music

Banjo strums; cheerful banjo music continues through dialogue.

theresa

Please—take a moment to remember: If you’re friends of the hosts of One Bad Mother, you should assume that when we talk about other moms, we’re talking about you.

biz

If you are married to the host of One Bad Mother, we definitely are talking about you.

theresa

Nothing we say constitutes professional parenting advice.

biz

Biz and Theresa’s children are brilliant, lovely, and exceedingly extraordinary.

theresa

Nothing said on this podcast about them implies otherwise. [Banjo music fades out.] [Biz and Annabelle repeatedly affirm each other as they discuss the weekly topic.]

biz

This week, we are welcoming Annabelle Gurwitch, who is the author of I See You Made An Effort, a New York Times Bestseller and Thurber Prize finalist. Wherever You Go, There You Are; You Say Tomato, I Say Shut Up. [Laughs.] And Fired. She was the long-time host of Dinner and a Movie on TBS, a regular NPR contributor, and has written for The New Yorker, the New York Times, the Los Angeles Times, the Wall Street Journal, and Hadassah. Her new book—You’re Leaving When?—comes out in March 2021 and she also cohosts the podcast Tiny Victories on the Maximum Fun podcast network! Welcome, Annabelle! Wooo!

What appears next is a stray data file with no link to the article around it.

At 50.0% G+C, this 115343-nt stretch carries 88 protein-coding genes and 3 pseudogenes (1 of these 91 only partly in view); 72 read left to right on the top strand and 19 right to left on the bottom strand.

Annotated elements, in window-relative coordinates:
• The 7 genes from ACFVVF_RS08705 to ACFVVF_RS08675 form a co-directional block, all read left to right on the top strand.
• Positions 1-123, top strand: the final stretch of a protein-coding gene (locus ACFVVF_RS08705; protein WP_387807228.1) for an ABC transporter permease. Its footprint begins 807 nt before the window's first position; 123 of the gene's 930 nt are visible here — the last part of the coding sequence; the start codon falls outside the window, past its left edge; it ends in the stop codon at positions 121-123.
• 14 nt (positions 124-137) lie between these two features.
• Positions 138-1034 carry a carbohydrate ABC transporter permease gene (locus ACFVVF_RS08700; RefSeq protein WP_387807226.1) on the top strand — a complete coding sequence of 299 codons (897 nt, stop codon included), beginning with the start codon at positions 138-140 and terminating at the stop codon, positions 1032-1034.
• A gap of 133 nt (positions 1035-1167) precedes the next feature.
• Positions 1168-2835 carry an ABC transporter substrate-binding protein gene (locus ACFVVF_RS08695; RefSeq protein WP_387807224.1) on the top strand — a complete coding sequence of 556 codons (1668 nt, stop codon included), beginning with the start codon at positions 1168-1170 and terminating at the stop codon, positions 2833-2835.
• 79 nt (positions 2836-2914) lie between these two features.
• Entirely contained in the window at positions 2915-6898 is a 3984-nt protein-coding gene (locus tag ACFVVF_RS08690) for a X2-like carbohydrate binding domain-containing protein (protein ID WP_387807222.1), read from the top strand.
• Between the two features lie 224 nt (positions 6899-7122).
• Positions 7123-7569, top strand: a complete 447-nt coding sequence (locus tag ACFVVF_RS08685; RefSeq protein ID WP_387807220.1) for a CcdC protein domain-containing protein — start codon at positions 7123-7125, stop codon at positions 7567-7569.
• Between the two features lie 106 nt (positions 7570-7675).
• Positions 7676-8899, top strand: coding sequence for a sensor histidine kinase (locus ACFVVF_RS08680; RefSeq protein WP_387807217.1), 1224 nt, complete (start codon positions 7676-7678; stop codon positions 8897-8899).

annabelle

Hello! Thank you! Thank you so much for having me here!

biz

Not only welcome to the show, but welcome to the MaxFun family!

annabelle

Thank you. I have been stalking Jesse Thorn and MaxFun for years and [dramatically] finally I wore them down with my tiny podcast. [Regular voice] I mean, that’s the whole thing! It’s a tiny show. It’s 15 minutes or less where—I like to say—we try to give people reasons to get from their night pajamas into their day pajamas. [Biz laughs.]

biz

It is spectacular. I have enjoyed all three of the very first episodes.

annabelle

Aw!

biz

That are out, and we will talk about that more. But first, I wanna ask you what we ask all our guests: who lives in your house?